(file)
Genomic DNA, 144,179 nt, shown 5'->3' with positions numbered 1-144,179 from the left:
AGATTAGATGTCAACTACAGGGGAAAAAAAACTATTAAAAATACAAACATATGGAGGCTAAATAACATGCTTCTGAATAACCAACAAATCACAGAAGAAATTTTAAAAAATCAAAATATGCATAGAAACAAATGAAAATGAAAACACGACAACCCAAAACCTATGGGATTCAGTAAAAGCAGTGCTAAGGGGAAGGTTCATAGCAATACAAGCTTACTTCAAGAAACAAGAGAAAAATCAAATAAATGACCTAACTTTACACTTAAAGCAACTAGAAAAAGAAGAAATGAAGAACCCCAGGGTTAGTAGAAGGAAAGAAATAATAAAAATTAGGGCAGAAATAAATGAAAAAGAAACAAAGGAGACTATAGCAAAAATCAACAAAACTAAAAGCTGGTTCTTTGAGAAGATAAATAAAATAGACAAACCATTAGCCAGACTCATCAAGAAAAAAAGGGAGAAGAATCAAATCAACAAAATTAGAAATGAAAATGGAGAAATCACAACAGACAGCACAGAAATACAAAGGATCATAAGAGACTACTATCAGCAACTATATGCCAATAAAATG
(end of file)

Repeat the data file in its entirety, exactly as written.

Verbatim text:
Genomic DNA, 144,179 nt, shown 5'->3' with positions numbered 1-144,179 from the left:
AGATTAGATGTCAACTACAGGGGAAAAAAAACTATTAAAAATACAAACATATGGAGGCTAAATAACATGCTTCTGAATAACCAACAAATCACAGAAGAAATTTTAAAAAATCAAAATATGCATAGAAACAAATGAAAATGAAAACACGACAACCCAAAACCTATGGGATTCAGTAAAAGCAGTGCTAAGGGGAAGGTTCATAGCAATACAAGCTTACTTCAAGAAACAAGAGAAAAATCAAATAAATGACCTAACTTTACACTTAAAGCAACTAGAAAAAGAAGAAATGAAGAACCCCAGGGTTAGTAGAAGGAAAGAAATAATAAAAATTAGGGCAGAAATAAATGAAAAAGAAACAAAGGAGACTATAGCAAAAATCAACAAAACTAAAAGCTGGTTCTTTGAGAAGATAAATAAAATAGACAAACCATTAGCCAGACTCATCAAGAAAAAAAGGGAGAAGAATCAAATCAACAAAATTAGAAATGAAAATGGAGAAATCACAACAGACAGCACAGAAATACAAAGGATCATAAGAGACTACTATCAGCAACTATATGCCAATAAAATG